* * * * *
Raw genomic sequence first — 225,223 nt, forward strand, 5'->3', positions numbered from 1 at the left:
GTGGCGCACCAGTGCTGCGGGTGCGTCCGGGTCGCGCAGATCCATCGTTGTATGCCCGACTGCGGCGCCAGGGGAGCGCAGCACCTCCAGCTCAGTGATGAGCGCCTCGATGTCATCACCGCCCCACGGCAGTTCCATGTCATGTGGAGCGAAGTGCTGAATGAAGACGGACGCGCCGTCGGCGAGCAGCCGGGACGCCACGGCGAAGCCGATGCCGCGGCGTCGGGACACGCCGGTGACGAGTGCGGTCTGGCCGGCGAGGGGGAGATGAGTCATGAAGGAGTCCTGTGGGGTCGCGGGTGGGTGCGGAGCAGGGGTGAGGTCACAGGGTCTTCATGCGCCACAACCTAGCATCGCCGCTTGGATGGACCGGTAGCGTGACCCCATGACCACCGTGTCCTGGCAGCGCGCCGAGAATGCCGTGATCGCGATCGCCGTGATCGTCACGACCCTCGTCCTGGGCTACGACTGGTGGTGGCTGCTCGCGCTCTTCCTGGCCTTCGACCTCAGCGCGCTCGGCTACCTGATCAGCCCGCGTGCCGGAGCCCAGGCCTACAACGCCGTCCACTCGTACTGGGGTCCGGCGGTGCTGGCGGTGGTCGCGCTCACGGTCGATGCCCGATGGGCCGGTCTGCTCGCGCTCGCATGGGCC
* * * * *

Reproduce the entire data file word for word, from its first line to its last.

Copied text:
Raw genomic sequence first — 225,223 nt, forward strand, 5'->3', positions numbered from 1 at the left:
GTGGCGCACCAGTGCTGCGGGTGCGTCCGGGTCGCGCAGATCCATCGTTGTATGCCCGACTGCGGCGCCAGGGGAGCGCAGCACCTCCAGCTCAGTGATGAGCGCCTCGATGTCATCACCGCCCCACGGCAGTTCCATGTCATGTGGAGCGAAGTGCTGAATGAAGACGGACGCGCCGTCGGCGAGCAGCCGGGACGCCACGGCGAAGCCGATGCCGCGGCGTCGGGACACGCCGGTGACGAGTGCGGTCTGGCCGGCGAGGGGGAGATGAGTCATGAAGGAGTCCTGTGGGGTCGCGGGTGGGTGCGGAGCAGGGGTGAGGTCACAGGGTCTTCATGCGCCACAACCTAGCATCGCCGCTTGGATGGACCGGTAGCGTGACCCCATGACCACCGTGTCCTGGCAGCGCGCCGAGAATGCCGTGATCGCGATCGCCGTGATCGTCACGACCCTCGTCCTGGGCTACGACTGGTGGTGGCTGCTCGCGCTCTTCCTGGCCTTCGACCTCAGCGCGCTCGGCTACCTGATCAGCCCGCGTGCCGGAGCCCAGGCCTACAACGCCGTCCACTCGTACTGGGGTCCGGCGGTGCTGGCGGTGGTCGCGCTCACGGTCGATGCCCGATGGGCCGGTCTGCTCGCGCTCGCATGGGCC